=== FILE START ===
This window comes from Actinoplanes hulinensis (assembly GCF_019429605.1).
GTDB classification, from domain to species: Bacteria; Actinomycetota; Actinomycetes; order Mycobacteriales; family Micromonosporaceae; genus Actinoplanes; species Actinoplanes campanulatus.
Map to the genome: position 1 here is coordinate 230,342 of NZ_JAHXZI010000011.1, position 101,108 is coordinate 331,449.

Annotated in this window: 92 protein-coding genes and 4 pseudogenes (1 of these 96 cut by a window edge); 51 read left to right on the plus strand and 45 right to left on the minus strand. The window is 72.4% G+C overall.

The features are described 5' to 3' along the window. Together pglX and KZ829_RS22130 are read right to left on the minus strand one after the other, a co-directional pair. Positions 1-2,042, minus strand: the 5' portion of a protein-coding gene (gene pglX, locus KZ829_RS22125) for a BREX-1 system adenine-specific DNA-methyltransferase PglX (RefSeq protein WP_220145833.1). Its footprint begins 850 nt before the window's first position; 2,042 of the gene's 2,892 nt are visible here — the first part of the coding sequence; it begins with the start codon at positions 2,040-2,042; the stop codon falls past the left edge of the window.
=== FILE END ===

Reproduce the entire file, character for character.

This window comes from Actinoplanes hulinensis (assembly GCF_019429605.1).
GTDB classification, from domain to species: Bacteria; Actinomycetota; Actinomycetes; order Mycobacteriales; family Micromonosporaceae; genus Actinoplanes; species Actinoplanes campanulatus.
Map to the genome: position 1 here is coordinate 230,342 of NZ_JAHXZI010000011.1, position 101,108 is coordinate 331,449.

Annotated in this window: 92 protein-coding genes and 4 pseudogenes (1 of these 96 cut by a window edge); 51 read left to right on the plus strand and 45 right to left on the minus strand. The window is 72.4% G+C overall.

The features are described 5' to 3' along the window. Together pglX and KZ829_RS22130 are read right to left on the minus strand one after the other, a co-directional pair. Positions 1-2,042, minus strand: the 5' portion of a protein-coding gene (gene pglX, locus KZ829_RS22125) for a BREX-1 system adenine-specific DNA-methyltransferase PglX (RefSeq protein WP_220145833.1). Its footprint begins 850 nt before the window's first position; 2,042 of the gene's 2,892 nt are visible here — the first part of the coding sequence; it begins with the start codon at positions 2,040-2,042; the stop codon falls past the left edge of the window.